It is fruitless to seek Palladio amongst the seventeenth-century forms of the present Villa Repeta. The villa which Palladio built for Mario Repeta — or at least the initial results of his building campaign — was destroyed by fire at an unspecified date, sometime between 1640 and 1672, when it was therefore replaced by the existing new edifice. Therefore Palladio’s Villa Repeta, designed around 1557, can only be reconstructed on the basis of the plate in the Quattro Libri, although recent studies have raised serious doubts that the engraving can effectively correspond to the project. Rather they suggest that this plate represents Palladio’s usual, a posteriori, theoretical, re-elaboration of an idea, which was in reality compromised by major pre-existing features.
In any case, the project remains extraordinary among Palladio’s output: the structure has a continuous, Doric order, portico of only one storey, which develops entirely horizontally around a rectangular courtyard. The only vertical elements are the two dovecotes at the corners of the complex.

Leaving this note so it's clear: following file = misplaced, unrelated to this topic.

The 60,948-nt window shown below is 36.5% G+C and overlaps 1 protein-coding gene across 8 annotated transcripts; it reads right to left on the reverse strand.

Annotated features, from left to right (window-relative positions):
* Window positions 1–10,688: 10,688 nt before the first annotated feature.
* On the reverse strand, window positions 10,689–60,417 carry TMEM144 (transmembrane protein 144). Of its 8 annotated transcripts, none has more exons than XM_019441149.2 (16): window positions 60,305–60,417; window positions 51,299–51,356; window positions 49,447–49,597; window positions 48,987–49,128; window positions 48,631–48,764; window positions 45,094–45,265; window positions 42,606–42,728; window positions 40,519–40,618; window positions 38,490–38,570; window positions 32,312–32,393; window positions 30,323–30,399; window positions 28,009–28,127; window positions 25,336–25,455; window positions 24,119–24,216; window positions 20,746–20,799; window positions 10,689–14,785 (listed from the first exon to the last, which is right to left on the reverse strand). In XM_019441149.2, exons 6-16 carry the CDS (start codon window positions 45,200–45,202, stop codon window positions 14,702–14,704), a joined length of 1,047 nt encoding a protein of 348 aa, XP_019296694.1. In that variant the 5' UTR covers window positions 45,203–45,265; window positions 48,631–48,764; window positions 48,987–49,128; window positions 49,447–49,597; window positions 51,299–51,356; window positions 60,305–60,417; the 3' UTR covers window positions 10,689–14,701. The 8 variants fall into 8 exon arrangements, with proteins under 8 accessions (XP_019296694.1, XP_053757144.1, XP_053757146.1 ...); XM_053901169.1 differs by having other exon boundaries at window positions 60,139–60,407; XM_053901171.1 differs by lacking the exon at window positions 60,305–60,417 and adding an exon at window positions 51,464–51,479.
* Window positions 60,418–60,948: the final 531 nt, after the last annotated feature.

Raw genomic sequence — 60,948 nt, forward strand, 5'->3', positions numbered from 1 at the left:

Without the usual hierarchical dialogue between a dominant manorial house and agricultural annexes, the design of the villa might represent the product of a precise initiative on the part of the patrons and reflect the heterodox and egalitarian ideas of the Repeta family (Mario Repeta was denounced to the Holy Office in 1569), restless protagonists in the public life of Vicenza during the 16th century (Cinquecento).
The actual villa was built 1672 by Enea and Scipione Repeta.
- Villa Repeta in CISA website (source for the first revision of this article, with kind permission)
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